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      Antiepileptic Drug Exposure in Infants of Breastfeeding Mothers With Epilepsy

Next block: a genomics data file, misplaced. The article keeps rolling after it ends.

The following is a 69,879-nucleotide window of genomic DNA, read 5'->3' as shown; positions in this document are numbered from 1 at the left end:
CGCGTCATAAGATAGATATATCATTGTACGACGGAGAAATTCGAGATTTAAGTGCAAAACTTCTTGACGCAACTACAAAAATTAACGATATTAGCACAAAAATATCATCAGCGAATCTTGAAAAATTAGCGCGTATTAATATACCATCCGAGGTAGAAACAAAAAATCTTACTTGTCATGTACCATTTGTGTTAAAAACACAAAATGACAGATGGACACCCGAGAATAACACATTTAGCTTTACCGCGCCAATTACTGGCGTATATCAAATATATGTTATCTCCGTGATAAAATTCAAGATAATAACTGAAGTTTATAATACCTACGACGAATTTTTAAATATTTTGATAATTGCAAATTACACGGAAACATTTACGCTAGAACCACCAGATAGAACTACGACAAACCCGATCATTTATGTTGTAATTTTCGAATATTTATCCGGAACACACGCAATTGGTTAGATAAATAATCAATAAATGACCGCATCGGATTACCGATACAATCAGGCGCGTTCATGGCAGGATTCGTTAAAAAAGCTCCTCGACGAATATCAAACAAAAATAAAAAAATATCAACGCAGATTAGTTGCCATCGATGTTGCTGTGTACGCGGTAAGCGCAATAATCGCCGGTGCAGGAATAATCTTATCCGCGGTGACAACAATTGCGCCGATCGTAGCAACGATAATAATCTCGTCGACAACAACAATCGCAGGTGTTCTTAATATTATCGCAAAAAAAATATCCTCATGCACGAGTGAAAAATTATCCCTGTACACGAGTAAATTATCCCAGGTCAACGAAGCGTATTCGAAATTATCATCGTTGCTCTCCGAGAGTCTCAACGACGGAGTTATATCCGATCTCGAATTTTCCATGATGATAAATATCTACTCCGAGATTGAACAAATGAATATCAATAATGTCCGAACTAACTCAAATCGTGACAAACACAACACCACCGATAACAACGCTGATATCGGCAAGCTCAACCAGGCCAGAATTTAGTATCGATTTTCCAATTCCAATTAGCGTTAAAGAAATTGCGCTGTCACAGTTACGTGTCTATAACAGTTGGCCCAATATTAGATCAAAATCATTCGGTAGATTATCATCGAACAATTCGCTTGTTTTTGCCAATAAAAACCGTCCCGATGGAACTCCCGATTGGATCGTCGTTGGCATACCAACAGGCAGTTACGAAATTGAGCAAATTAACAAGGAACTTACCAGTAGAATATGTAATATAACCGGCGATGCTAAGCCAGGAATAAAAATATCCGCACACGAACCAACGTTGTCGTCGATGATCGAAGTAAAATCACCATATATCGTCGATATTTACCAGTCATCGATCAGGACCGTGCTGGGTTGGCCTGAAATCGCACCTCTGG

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          <div class="section"> <a class="named-anchor" id="ab-noi190103-1"> <!-- named anchor --> </a> <h5 class="title" id="d553404e482">Question</h5> <p id="d553404e484">What is the extent of drug exposure via breastfeeding in infants whose mothers are receiving antiepileptic drug therapy? </p> </div><div class="section"> <a class="named-anchor" id="ab-noi190103-2"> <!-- named anchor --> </a> <h5 class="title" id="d553404e487">Findings</h5> <p id="d553404e489">In this prospective cohort study, the median percentage of infant-to-mother concentration for 7 antiepileptic drugs ranged from 0.3% to 44.2% in 164 infant-mother concentration pairs. For infants with mothers receiving lamotrigine therapy, infant concentrations were associated with maternal concentrations. </p> </div><div class="section"> <a class="named-anchor" id="ab-noi190103-3"> <!-- named anchor --> </a> <h5 class="title" id="d553404e492">Meaning</h5> <p id="d553404e494">In this study, the overall drug exposure was low in infants who were breastfed by mothers with epilepsy who were receiving antiepileptic drug therapy, and the findings add further support to breastfeeding by these mothers. </p> </div><p class="first" id="d553404e497">This cohort study aims to provide direct, objective information on infants’ antiepileptic drug exposure through breast milk. </p><div class="section"> <a class="named-anchor" id="ab-noi190103-4"> <!-- named anchor --> </a> <h5 class="title" id="d553404e501">Importance</h5> <p id="d553404e503">There is limited information on infant drug exposure via breastfeeding by mothers who are receiving antiepileptic drug therapy. </p> </div><div class="section"> <a class="named-anchor" id="ab-noi190103-5"> <!-- named anchor --> </a> <h5 class="title" id="d553404e506">Objective</h5> <p id="d553404e508">To provide direct, objective information on antiepileptic drug exposure through breast milk. </p> </div><div class="section"> <a class="named-anchor" id="ab-noi190103-6"> <!-- named anchor --> </a> <h5 class="title" id="d553404e511">Design, Setting, and Participants</h5> <p id="d553404e513">This prospective cohort study was conducted between December 2012 to October 2016, with follow-up in children until 6 years of age at 20 sites across the United States. Data were collected via an observational multicenter investigation (Maternal Outcomes and Neurodevelopmental Effects of Antiepileptic Drugs [MONEAD]) of outcomes in pregnant mothers with epilepsy and their children. Pregnant women with epilepsy who were aged 14 to 45 years, had pregnancies that had progressed to less than 20 weeks’ gestational age, and had measured IQ scores of more than 70 points were enrolled and followed up through pregnancy and 9 postpartum months. Their infants were enrolled at birth. Data were analyzed from May 2014 to August 2019. </p> </div><div class="section"> <a class="named-anchor" id="ab-noi190103-7"> <!-- named anchor --> </a> <h5 class="title" id="d553404e516">Exposures</h5> <p id="d553404e518">Antiepileptic drug exposure in infants who were breastfed.</p> </div><div class="section"> <a class="named-anchor" id="ab-noi190103-8"> <!-- named anchor --> </a> <h5 class="title" id="d553404e521">Main Outcomes and Measures</h5> <p id="d553404e523">The percentage of infant-to-mother concentration of antiepileptic drugs. Antiepileptic drug concentrations were quantified from blood samples collected from infants and mothers at the same visit, 5 to 20 weeks after birth. Concentrations of antiepileptic drugs in infants at less than the lower limit of quantification were assessed as half of the lower limit. Additional measures collected were the total duration of all daily breastfeeding sessions and/or the volume of pumped breast milk ingested from a bottle. </p> </div><div class="section"> <a class="named-anchor" id="ab-noi190103-9"> <!-- named anchor --> </a> <h5 class="title" id="d553404e526">Results</h5> <p id="d553404e528">A total of 351 women (of 865 screened and 503 eligible individuals) were enrolled, along with their 345 infants (179 female children [51.9%]; median [range] age, 13 [5-20] weeks). Of the 345 infants, 222 (64.3%) were breastfed; the data collection yielded 164 matching infant-mother concentration pairs from 138 infants. Approximately 49% of all antiepileptic drug concentrations in nursing infants were less than the lower limit of quantification. The median percentage of infant-to-mother concentration for all 7 antiepileptic drugs and 1 metabolite (carbamazepine, carbamazepine-10,11-epoxide, levetiracetam, lamotrigine, oxcarbazepine, topiramate, valproate, and zonisamide) ranged from 0.3% (range, 0.2%-0.9%) to 44.2% (range, 35.2%-125.3%). In multiple linear regression models, maternal concentration was a significant factor associated with lamotrigine concentration in infants (Pearson correlation coefficient, 0.58; <i>P</i> &lt; .001) but not levetiracetam concentration in infants. </p> </div><div class="section"> <a class="named-anchor" id="ab-noi190103-10"> <!-- named anchor --> </a> <h5 class="title" id="d553404e534">Conclusions and Relevance</h5> <p id="d553404e536">Overall, antiepileptic drug concentrations in blood samples of infants who were breastfed were substantially lower than maternal blood concentrations. Given the well-known benefits of breastfeeding and the prior studies demonstrating no ill effects when the mother was receiving antiepileptic drugs, these findings support the breastfeeding of infants by mothers with epilepsy who are taking antiepileptic drug therapy. </p> </div>